This Magazine

Progressive politics, ideas & culture

September-October 2018

Why is the number of women in Canada’s prisons increasing?

New report sheds light on the experiences of imprisoned women across the country

Melanie Woods

For many female inmates in Canada’s prisons, a routine trip to the gynecologist could mean being shackled to a bed. This is according to a 2016–17 investigative report from Canada’s Office of the Correctional Investigator (OCI). About one-quarter of female maximum security prisoners interviewed in the investigation reported being restrained during off-unit movement, including health care appointments and visiting hours with children. According to the report, male prisoners are not subject to the same movement restrictions. This is one of several alarming statistics related to Canada’s justice system reported in the past year. While overall rates of adult incarceration declined slightly in the past decade, rates of women and Indigenous people in Canada’s prisons are on the rise. Yet the OCI report notes no increase in female criminality in Canada over that period. Here are the numbers:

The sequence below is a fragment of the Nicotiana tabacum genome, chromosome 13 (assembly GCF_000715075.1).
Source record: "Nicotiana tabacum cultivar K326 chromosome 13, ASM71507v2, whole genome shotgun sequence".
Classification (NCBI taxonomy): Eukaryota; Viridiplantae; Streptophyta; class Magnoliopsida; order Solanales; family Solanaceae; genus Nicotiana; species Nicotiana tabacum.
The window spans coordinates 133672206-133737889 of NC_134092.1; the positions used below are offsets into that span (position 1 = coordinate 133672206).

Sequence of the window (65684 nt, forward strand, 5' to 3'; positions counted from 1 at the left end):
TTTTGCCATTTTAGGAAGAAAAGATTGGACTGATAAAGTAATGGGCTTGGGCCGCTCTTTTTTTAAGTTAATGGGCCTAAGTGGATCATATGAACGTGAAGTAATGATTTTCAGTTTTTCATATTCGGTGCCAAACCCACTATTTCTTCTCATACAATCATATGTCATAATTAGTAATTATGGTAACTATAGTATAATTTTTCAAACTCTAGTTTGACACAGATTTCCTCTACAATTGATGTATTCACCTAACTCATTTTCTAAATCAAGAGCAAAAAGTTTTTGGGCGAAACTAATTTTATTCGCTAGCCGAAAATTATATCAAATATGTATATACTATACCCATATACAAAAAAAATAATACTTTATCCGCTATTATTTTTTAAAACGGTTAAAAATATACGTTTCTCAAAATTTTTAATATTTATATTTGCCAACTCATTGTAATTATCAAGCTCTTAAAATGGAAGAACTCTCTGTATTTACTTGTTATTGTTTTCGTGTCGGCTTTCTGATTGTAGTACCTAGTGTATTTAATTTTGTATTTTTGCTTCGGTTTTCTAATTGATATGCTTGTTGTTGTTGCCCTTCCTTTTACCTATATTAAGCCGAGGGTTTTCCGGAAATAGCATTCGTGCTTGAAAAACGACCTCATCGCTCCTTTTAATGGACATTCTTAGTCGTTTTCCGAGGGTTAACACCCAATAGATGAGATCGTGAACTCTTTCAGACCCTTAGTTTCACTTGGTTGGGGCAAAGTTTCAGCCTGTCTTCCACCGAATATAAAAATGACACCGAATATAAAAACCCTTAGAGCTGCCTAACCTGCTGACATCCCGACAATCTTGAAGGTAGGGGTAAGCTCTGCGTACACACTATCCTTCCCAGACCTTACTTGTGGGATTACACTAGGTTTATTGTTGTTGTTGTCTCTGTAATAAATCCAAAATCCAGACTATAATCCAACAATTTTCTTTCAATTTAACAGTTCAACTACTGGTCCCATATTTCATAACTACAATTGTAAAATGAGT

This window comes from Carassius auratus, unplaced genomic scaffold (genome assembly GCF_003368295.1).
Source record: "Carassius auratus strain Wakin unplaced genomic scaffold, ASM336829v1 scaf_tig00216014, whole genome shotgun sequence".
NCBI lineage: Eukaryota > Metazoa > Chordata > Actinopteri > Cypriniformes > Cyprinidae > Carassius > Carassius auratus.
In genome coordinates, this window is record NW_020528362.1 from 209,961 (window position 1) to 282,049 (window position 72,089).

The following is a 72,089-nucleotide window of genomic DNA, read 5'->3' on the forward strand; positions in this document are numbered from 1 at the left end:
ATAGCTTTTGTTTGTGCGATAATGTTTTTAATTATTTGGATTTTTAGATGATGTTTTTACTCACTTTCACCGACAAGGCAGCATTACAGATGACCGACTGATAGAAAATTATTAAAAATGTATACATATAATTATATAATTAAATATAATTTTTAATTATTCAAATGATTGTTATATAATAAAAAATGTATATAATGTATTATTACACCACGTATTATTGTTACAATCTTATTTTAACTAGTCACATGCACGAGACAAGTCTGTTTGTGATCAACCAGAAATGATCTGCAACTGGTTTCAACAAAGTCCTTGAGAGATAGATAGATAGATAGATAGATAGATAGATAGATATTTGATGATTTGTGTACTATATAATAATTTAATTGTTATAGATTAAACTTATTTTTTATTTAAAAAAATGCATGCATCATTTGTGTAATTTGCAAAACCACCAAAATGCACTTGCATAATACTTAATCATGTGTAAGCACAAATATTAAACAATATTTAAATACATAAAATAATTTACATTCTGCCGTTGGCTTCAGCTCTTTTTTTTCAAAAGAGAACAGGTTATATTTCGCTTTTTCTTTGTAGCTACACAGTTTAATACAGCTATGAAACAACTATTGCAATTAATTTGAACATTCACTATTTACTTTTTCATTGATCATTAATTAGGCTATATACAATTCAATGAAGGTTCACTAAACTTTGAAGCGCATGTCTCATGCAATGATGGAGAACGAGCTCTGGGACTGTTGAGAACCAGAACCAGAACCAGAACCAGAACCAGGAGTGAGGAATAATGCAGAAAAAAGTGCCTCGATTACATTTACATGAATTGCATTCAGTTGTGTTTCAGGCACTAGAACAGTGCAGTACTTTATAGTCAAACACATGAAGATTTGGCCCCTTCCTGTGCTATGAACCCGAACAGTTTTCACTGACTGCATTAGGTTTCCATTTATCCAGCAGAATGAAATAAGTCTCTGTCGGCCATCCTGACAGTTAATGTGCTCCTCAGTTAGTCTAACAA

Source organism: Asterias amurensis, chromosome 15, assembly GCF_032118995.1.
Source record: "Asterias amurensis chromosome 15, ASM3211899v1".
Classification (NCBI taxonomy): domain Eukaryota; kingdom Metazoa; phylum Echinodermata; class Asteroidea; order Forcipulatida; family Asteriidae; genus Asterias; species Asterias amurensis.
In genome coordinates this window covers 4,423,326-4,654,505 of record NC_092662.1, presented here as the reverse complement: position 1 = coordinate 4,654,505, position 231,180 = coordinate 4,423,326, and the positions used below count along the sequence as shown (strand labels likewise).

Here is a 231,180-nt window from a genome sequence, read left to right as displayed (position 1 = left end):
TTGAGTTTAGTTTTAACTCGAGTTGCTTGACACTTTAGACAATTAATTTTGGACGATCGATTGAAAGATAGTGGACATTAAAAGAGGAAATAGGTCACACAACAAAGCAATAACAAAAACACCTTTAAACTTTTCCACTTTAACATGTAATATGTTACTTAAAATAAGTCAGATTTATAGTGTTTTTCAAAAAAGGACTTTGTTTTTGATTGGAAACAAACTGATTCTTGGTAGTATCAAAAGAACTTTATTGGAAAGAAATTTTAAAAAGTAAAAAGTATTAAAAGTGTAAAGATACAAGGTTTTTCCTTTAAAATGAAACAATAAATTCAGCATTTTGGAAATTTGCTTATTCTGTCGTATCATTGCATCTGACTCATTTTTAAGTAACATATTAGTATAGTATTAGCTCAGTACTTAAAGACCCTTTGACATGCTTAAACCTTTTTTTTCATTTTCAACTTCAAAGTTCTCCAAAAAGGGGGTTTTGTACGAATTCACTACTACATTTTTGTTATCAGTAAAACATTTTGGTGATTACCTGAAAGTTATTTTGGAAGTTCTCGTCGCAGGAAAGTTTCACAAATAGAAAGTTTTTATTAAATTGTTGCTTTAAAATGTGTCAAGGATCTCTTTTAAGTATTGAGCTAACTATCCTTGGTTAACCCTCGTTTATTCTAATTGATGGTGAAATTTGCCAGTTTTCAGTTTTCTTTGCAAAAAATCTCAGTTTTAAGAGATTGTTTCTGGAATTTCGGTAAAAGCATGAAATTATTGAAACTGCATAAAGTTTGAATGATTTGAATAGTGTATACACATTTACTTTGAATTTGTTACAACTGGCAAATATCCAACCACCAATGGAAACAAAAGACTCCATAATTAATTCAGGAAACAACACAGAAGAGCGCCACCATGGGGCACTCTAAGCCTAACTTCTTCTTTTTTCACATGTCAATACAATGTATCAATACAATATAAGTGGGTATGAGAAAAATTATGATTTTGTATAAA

The approximate increase in the number of federally sentenced female inmates in the past decade.

The increase in the number of Indigenous female inmates over the same period. The greatest increase came in British Columbia. In 2016–17, 47 percent of women admitted to federal custody in B.C. were Indigenous—nearly double the percentage 10 years ago.

Indigenous women represent 37 percent of all women behind bars, but they make up 50 percent of the maximum security population in federal prisons. Ninety percent of the women interviewed for the OCI investigation reported being segregated during their maximum security sentence, and 83 percent also reported having mental health problems. One region noted that women in segregation are provided earplugs to block out the screams of others in segregation in the same wing.

The number of recommendations presented to the Canadian Senate at an open caucus this year to keep women out of prisons and successfully reintegrate offenders into communities.
1. Strengthen community programs that alleviate poverty and prevent crime
2. Reform sentencing, classification and segregation
3. Make the prison system more transparent and accountable

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